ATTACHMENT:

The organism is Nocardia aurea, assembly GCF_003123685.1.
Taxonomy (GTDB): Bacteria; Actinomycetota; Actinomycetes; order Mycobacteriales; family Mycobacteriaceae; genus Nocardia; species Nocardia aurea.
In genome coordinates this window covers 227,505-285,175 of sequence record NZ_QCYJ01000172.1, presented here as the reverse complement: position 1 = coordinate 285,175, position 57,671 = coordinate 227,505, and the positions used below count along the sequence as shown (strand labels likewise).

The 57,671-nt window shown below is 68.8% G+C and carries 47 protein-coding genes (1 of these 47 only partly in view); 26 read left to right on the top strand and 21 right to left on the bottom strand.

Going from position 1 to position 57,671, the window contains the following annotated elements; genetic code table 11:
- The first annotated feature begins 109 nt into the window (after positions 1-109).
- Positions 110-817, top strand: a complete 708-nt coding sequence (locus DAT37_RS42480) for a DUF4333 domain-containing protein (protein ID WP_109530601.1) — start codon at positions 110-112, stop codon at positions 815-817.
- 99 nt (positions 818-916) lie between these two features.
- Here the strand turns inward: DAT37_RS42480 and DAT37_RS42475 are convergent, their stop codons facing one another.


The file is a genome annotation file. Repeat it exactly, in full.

The organism is Nocardia aurea, assembly GCF_003123685.1.
Taxonomy (GTDB): Bacteria; Actinomycetota; Actinomycetes; order Mycobacteriales; family Mycobacteriaceae; genus Nocardia; species Nocardia aurea.
In genome coordinates this window covers 227,505-285,175 of sequence record NZ_QCYJ01000172.1, presented here as the reverse complement: position 1 = coordinate 285,175, position 57,671 = coordinate 227,505, and the positions used below count along the sequence as shown (strand labels likewise).

The 57,671-nt window shown below is 68.8% G+C and carries 47 protein-coding genes (1 of these 47 only partly in view); 26 read left to right on the top strand and 21 right to left on the bottom strand.

Going from position 1 to position 57,671, the window contains the following annotated elements; genetic code table 11:
- The first annotated feature begins 109 nt into the window (after positions 1-109).
- Positions 110-817, top strand: a complete 708-nt coding sequence (locus DAT37_RS42480) for a DUF4333 domain-containing protein (protein ID WP_109530601.1) — start codon at positions 110-112, stop codon at positions 815-817.
- 99 nt (positions 818-916) lie between these two features.
- Here the strand turns inward: DAT37_RS42480 and DAT37_RS42475 are convergent, their stop codons facing one another.